Thursday, December 10, 2009

Our Heroine, Alabaster Purelove

I’m probably two weeks late with this, but since it’s been bouncing around in my head a bit and since the pop culture juggernaut that is Twilight isn’t going away anytime soon, I figured I might as well post it. A disclaimer: I have never read or watched or really experienced any aspect of Twilight aside from commercials for it and the SNL parody of it, “Firelight.” And I’m happy to leave my exposure there. However, being a person who stares at screens of various sorts, I do know a little about Twilight — about enough to know that the heroine’s name is Bella Swan.

This, in and of itself, is a warning sign enough that I should stay away. I hate that anyone — much less a grown woman — would name their heroine something that sounds so much like the kind of name invented by a ten-year-old girl who wears pink and strives for all things superficially pretty, or as it shall be spoken in this context, “pwetty.” It’s just so goddamn obvious. (“Bella means “beautiful” and swans are beautiful so her name means “beautiful swan” and that is both beautiful and pwetty.”) To me, someone who would like to think that both fictional and real-life things are named for sound but subtle reasons, calling this character Bella Swan is the equivalent of having her first spoken line of dialogue be “Hey you, the twelve-year-old reading this book, I’m supposed to be beautiful and appealing.” I can’t focus my rage on Stephenie Meyer alone, as I had similar problems with Mirabelle Buttersfield, the protagonist of Steve Martin’s book Shopgirl. Perhaps I am allergic to the word part bella, and perhaps if someone writes a book about a winsome lass named Bellabella Bellabelsten, I’d drop dead right there.

Upon thinking about this name a bit more, I considered that there may be an additional level of meaning to it. (Can’t confirm this, as I’ve not read Meyer’s writing and don’t know if she traffics in levels of meaning.) Swans are often thought to symbolize beauty, but in particular they are thought to have beautiful necks. A woman who might have an attractively slender neck might be called swan-like. (Her homelier necky counterpart, on the other hand, would be derided as giraffe-like.) Given that Twilight is about vampires, who often go for the neck, it could be that Meyer thought to name her character so as to underscore the fact that she is appealing to these bloodsuckers. However, even this is just a little too on-the-head for me, too direct, too obvious and too frustrating, though I suppose I shouldn’t complain too much, as no one has forced me at gunpoint to read or watch Twilight and I’m not technically obligated to think about it.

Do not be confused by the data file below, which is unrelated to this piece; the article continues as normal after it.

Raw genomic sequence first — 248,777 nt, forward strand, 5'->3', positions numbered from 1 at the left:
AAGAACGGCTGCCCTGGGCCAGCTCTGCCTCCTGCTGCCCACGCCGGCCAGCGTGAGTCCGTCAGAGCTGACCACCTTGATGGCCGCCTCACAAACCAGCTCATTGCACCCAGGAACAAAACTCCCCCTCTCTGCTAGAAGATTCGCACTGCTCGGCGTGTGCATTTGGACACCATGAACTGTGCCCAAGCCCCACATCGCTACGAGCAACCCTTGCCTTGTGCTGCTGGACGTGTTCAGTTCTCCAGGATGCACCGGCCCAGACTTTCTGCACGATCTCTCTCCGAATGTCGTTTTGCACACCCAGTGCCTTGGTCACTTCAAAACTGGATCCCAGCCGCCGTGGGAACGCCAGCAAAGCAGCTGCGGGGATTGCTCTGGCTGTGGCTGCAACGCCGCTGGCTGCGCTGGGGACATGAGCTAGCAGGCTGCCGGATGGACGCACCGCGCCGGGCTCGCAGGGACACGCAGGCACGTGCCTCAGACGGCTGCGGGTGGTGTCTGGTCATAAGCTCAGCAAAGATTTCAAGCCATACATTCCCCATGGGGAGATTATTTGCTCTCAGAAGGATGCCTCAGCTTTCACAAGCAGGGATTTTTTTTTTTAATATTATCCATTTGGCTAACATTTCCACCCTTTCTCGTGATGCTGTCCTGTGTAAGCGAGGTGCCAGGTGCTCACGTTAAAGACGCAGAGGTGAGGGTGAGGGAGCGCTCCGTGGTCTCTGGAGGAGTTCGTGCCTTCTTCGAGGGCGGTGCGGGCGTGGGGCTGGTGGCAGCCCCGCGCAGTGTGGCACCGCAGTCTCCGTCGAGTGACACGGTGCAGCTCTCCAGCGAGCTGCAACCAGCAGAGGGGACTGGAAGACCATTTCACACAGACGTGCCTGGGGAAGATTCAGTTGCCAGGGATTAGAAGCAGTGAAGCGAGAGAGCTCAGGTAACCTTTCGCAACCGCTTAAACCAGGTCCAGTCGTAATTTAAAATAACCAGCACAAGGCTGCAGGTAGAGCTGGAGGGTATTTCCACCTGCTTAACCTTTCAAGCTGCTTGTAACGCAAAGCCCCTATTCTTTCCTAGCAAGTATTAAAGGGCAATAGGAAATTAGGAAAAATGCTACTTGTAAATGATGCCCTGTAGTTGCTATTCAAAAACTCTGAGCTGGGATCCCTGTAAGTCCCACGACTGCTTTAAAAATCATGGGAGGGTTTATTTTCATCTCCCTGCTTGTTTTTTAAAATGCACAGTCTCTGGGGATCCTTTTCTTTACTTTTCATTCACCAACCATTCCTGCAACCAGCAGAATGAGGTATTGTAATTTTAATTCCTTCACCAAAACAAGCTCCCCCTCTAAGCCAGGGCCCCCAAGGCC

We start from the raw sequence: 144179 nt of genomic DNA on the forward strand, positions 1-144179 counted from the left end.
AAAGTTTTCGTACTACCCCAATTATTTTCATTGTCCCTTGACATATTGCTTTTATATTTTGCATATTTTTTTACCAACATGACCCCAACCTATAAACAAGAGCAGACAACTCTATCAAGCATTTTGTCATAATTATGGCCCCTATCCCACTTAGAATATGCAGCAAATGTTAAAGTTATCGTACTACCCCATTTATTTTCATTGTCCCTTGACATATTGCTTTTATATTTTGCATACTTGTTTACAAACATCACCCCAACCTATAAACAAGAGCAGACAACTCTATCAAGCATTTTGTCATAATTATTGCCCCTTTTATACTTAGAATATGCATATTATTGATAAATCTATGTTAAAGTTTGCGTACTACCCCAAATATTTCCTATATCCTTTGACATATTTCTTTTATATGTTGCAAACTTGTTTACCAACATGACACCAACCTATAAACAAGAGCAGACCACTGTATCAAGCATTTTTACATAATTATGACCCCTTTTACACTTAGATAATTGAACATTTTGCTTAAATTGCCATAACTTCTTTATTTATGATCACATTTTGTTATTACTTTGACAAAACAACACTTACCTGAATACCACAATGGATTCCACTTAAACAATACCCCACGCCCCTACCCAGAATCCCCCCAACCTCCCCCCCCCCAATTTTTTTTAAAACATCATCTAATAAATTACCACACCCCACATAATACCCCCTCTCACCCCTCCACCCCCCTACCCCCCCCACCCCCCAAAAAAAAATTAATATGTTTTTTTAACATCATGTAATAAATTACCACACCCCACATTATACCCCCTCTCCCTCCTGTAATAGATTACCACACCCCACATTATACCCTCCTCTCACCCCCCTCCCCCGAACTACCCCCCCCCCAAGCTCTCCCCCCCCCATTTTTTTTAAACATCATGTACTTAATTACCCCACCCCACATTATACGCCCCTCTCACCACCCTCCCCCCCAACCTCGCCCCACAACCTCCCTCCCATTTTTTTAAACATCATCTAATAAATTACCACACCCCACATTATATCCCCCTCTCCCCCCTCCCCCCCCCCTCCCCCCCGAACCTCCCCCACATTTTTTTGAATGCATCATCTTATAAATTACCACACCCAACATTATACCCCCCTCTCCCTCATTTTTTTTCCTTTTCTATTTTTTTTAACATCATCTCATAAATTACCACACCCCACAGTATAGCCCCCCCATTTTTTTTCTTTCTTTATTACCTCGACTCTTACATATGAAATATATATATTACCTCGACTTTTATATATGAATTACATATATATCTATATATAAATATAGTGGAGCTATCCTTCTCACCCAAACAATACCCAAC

I may love the subtly significant more than the bits that beat you over your head with their meaning, but that doesn’t mean I can’t find humor in someone naming something in an obvious and therefore terrible manner. Here, then, is a list of names that Meyer may want to consider for theoretically appealing heroines in her future novels:
  • Melanie Ravenslock
  • Regina Regalston
  • Dulchezza “Dulcie” von Marzipan
  • Mariposa D’Ethereal
  • Stella McTwinkle
  • Ginger Spice
  • Loyalty the Dog-Faced Girl
  • Dyslexia S. Drawkcab
  • Virginia Tightclam
  • Popular Winsalot

2 comments:

  1. fwiw Bella doesn't think of herself as beautiful. Twilight isn't a bad book, but it reminds me of fan fiction. She's obsessed with eyes and mouths.

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  2. Well, that does figure into my opinion of the character, I suppose. Not having read the books, I just figured she was a Mary Sue, being all perfect and ready to be idolized by young female readers.

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